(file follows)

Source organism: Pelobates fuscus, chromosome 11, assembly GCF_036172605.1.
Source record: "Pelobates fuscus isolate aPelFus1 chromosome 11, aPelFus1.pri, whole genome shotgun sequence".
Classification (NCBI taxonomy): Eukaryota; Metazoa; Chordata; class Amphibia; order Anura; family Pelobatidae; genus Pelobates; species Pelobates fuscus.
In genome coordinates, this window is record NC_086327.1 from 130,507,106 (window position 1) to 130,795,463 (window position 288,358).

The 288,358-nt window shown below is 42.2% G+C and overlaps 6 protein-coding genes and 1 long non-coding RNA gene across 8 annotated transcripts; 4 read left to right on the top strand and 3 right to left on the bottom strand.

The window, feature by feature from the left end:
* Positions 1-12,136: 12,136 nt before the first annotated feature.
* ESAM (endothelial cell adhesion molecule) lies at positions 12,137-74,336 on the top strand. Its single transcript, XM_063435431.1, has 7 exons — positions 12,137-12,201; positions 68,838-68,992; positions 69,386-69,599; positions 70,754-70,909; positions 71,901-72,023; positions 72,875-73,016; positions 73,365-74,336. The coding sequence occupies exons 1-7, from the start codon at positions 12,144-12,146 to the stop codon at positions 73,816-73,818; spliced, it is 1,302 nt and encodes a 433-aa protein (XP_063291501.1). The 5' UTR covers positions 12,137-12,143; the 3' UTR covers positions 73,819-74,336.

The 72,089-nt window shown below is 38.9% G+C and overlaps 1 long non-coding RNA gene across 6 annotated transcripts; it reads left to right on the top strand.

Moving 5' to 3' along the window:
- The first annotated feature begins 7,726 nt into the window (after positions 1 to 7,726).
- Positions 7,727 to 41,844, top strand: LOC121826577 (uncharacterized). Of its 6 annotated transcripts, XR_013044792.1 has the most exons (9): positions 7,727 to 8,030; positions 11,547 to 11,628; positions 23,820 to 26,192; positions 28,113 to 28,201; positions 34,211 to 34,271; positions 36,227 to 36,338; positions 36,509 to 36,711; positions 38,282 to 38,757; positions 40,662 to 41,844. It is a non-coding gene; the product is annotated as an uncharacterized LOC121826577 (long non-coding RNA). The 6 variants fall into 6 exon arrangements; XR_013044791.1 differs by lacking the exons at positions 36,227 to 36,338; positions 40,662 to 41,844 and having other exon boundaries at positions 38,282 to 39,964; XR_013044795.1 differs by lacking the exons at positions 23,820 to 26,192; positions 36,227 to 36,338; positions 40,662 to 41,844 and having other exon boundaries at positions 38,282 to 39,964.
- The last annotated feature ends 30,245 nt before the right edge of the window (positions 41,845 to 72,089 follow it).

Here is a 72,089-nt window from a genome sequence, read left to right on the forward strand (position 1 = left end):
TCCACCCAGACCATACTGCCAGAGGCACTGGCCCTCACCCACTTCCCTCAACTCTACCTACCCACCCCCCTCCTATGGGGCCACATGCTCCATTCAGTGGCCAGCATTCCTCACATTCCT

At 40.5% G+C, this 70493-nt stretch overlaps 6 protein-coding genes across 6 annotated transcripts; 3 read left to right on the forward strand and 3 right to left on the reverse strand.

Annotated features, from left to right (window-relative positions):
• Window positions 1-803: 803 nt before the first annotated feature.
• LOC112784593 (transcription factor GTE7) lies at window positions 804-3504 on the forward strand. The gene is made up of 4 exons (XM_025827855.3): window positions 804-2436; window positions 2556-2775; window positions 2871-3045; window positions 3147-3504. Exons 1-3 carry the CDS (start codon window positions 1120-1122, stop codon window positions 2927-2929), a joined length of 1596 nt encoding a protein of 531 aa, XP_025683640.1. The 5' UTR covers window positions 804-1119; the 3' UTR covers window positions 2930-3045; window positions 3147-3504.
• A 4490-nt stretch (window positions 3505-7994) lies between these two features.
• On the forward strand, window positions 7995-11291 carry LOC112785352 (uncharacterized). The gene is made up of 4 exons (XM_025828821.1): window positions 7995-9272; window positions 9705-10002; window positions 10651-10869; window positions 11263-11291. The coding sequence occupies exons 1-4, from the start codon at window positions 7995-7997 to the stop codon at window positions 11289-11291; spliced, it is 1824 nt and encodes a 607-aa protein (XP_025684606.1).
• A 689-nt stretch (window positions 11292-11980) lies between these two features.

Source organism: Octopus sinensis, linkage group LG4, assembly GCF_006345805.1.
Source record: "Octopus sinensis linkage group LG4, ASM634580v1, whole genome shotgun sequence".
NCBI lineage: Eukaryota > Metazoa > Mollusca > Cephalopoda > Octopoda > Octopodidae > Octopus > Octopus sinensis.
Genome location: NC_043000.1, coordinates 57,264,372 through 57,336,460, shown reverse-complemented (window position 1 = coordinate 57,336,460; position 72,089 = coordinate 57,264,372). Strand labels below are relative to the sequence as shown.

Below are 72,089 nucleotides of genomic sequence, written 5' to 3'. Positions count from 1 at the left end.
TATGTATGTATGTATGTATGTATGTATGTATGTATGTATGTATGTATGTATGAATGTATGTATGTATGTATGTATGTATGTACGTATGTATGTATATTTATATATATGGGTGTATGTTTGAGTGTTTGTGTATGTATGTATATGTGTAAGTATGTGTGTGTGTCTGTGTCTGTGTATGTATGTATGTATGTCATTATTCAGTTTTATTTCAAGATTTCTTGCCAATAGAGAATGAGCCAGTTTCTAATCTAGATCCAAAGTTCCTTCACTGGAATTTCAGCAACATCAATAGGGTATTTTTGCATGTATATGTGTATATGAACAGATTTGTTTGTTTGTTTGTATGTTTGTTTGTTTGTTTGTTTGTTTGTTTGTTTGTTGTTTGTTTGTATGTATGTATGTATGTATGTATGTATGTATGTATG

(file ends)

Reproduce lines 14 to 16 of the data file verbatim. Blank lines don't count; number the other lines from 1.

Here is a 72,089-nt window from a genome sequence, read left to right on the forward strand (position 1 = left end):
TCCACCCAGACCATACTGCCAGAGGCACTGGCCCTCACCCACTTCCCTCAACTCTACCTACCCACCCCCCTCCTATGGGGCCACATGCTCCATTCAGTGGCCAGCATTCCTCACATTCCT

At 40.5% G+C, this 70493-nt stretch overlaps 6 protein-coding genes across 6 annotated transcripts; 3 read left to right on the forward strand and 3 right to left on the reverse strand.